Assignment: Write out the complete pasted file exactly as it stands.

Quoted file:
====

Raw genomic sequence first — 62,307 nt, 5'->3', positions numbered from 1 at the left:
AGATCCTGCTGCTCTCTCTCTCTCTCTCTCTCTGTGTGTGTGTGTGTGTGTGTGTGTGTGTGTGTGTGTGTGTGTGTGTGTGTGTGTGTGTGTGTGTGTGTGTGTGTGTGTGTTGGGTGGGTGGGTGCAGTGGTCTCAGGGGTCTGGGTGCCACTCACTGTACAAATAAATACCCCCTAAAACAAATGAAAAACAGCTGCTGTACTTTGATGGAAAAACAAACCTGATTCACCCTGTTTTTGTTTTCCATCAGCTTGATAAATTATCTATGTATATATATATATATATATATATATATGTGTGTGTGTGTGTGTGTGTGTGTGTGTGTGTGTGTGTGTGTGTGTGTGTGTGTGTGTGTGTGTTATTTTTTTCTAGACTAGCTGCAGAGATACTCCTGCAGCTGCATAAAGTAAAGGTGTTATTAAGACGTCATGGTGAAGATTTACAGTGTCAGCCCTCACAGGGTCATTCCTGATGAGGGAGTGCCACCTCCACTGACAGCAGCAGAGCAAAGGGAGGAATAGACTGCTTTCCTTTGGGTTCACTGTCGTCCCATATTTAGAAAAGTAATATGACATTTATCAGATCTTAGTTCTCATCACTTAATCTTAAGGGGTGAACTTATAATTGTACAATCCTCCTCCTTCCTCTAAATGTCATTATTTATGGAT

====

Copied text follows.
Raw genomic sequence first — 62,307 nt, 5'->3', positions numbered from 1 at the left:
AGATCCTGCTGCTCTCTCTCTCTCTCTCTCTCTGTGTGTGTGTGTGTGTGTGTGTGTGTGTGTGTGTGTGTGTGTGTGTGTGTGTGTGTGTGTGTGTGTGTGTGTGTGTGTGTTGGGTGGGTGGGTGCAGTGGTCTCAGGGGTCTGGGTGCCACTCACTGTACAAATAAATACCCCCTAAAACAAATGAAAAACAGCTGCTGTACTTTGATGGAAAAACAAACCTGATTCACCCTGTTTTTGTTTTCCATCAGCTTGATAAATTATCTATGTATATATATATATATATATATATATATGTGTGTGTGTGTGTGTGTGTGTGTGTGTGTGTGTGTGTGTGTGTGTGTGTGTGTGTGTGTGTGTTATTTTTTTCTAGACTAGCTGCAGAGATACTCCTGCAGCTGCATAAAGTAAAGGTGTTATTAAGACGTCATGGTGAAGATTTACAGTGTCAGCCCTCACAGGGTCATTCCTGATGAGGGAGTGCCACCTCCACTGACAGCAGCAGAGCAAAGGGAGGAATAGACTGCTTTCCTTTGGGTTCACTGTCGTCCCATATTTAGAAAAGTAATATGACATTTATCAGATCTTAGTTCTCATCACTTAATCTTAAGGGGTGAACTTATAATTGTACAATCCTCCTCCTTCCTCTAAATGTCATTATTTATGGAT